June 04, 2013

Anthony Julius was Never the Best Choice to Run an Allegation of Racism

I was just idling away wondering if we'll ever hear from Anthony Julius again following the drubbing he got at the Employment Tribunal case of Fraser v UCU when I found an article about him from a few years back in The Daily Telegraph.  It was actually some kind of review of his book supposedly about antisemitism called The Trials of the Diaspora.  For some reason he drifts into gossiping about the late Princess Diana of Wales:
Anthony Julius is a distinguished barrister, whose best-known client was Diana, Princess of Wales. He has written about the subtleties of anti-Semitism in a book called Trials of the Diaspora, which, among other things, gives an incisive account of Diana. He cuts right to the chase: "She was under-educated in the approved style of her class and gender… she had a strong desire to please, to leave her interlocutor happy, but often without understanding what that person was about.
"She was interested in Jews, but had no idea about them – she was happy to take Jews to be hostile to everything to which she herself was hostile. She once said to me that she should never have married into a German family."
He's right about the Princess being poorly educated – she didn't get a single O-level at her expensive school; her brother Charles got to Oxford from his (Eton).
But that remark about her wanting to say what her interlocutor wanted to hear, followed by the bombshell that she should never have married into a German family – what does that tell us? That she felt that Mr Julius, being Jewish, was anti-German, even if the Teutonic taint was, by the Prince of Wales's time, a few generations removed?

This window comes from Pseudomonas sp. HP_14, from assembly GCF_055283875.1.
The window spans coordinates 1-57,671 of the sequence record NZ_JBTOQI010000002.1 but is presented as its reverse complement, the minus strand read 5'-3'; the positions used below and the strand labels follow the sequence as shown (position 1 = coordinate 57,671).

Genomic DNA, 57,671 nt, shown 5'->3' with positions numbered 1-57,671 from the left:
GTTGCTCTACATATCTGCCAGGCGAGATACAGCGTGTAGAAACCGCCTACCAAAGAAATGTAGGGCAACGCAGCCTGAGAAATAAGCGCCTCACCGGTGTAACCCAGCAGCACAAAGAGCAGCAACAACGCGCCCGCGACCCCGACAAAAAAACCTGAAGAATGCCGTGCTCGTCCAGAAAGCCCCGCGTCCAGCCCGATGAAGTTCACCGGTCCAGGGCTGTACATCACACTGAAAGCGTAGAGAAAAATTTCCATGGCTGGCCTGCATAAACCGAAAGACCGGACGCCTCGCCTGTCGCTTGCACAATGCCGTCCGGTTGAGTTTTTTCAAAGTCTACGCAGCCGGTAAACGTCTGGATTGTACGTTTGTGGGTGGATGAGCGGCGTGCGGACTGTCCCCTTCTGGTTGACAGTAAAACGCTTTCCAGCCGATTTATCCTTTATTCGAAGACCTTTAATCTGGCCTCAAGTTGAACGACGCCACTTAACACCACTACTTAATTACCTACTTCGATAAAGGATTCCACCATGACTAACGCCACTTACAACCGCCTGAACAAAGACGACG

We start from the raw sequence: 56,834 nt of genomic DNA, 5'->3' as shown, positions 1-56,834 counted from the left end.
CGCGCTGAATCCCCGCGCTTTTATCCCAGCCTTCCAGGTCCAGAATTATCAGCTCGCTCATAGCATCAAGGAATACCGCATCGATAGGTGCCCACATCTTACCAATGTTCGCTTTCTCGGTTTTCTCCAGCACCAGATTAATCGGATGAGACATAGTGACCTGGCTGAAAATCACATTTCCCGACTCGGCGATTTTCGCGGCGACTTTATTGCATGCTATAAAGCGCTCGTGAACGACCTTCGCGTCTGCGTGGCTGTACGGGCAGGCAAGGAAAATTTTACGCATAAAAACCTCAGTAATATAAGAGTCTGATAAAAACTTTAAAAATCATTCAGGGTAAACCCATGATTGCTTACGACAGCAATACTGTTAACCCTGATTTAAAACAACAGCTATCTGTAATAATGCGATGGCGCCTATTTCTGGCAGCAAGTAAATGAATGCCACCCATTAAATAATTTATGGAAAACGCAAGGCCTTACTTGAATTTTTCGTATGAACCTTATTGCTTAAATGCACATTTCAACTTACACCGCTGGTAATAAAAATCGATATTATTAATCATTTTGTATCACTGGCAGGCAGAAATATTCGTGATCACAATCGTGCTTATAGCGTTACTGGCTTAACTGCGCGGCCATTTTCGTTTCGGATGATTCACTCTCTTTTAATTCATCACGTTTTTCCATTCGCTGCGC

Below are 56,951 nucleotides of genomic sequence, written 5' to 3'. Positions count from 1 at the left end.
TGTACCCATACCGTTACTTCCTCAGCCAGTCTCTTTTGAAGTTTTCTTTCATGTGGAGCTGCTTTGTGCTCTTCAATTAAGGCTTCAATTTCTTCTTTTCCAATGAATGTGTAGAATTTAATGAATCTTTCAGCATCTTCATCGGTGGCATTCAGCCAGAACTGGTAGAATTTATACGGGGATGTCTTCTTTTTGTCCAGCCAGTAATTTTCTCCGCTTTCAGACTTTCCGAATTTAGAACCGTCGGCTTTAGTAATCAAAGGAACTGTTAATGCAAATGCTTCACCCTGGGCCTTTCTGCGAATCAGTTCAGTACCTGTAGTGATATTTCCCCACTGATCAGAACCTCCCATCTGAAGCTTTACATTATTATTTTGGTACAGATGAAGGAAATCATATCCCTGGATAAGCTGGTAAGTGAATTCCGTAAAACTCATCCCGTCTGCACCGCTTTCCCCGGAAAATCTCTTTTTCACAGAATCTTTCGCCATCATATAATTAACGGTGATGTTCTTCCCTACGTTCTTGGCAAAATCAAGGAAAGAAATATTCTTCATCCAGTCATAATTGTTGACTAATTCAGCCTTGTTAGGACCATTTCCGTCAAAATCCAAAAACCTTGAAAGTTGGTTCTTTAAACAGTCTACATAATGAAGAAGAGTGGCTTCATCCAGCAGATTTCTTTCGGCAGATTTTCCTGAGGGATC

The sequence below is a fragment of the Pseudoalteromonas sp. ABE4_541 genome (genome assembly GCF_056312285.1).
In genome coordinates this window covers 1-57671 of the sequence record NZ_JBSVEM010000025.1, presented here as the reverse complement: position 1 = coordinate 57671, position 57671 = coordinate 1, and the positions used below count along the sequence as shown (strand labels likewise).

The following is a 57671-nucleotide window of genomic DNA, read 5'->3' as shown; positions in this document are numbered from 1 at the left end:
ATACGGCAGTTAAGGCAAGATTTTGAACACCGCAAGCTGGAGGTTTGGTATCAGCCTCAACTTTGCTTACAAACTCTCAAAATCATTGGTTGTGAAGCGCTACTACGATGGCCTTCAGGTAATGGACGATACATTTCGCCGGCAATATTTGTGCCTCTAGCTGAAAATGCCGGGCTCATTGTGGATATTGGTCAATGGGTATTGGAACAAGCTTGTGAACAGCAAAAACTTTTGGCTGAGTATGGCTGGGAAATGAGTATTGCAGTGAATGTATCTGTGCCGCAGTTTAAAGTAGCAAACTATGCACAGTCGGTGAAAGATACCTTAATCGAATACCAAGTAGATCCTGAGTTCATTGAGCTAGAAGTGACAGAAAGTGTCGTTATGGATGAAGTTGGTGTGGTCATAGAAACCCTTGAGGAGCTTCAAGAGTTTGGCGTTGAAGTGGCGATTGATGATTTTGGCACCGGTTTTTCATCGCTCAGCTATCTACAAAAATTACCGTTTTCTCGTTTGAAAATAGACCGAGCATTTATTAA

It doesn't seem to cross Mr Julius's mind that this remark was unworthy of either of them. He might have mildly pointed out that, although Jewish, he was not prejudiced against the German nation. He might have said that the Windsors were hardly German now, or even that it is unreasonable to equate being German with being Nazi, for that was the implication.
Of course, he might have felt it wasn't his job to do so, but one of the points of his book is that anti-Semitism – that is, racism – should be challenged, whether discreet or explicit.
Actually, in his educational superiority to the Princess, his intellectual self-assurance, not to mention his wealth as a leading lawyer, what comes across is how much Mr Julius is part of the governing class. If Britain is divided now in creed and ethnicity, the real antagonism, the new Them and Us, is Judaeo-Christian values versus a fundamentalist kind of Islam and the people who espouse it. If that is the divide, Mr Julius is on the Establishment side of it.
That last bit had echoes of Joseph Massad's article, The Last of the Semites but the whole piece speaks volumes about Julius's approach to racism and his notion of a specifically Jewish worldview.

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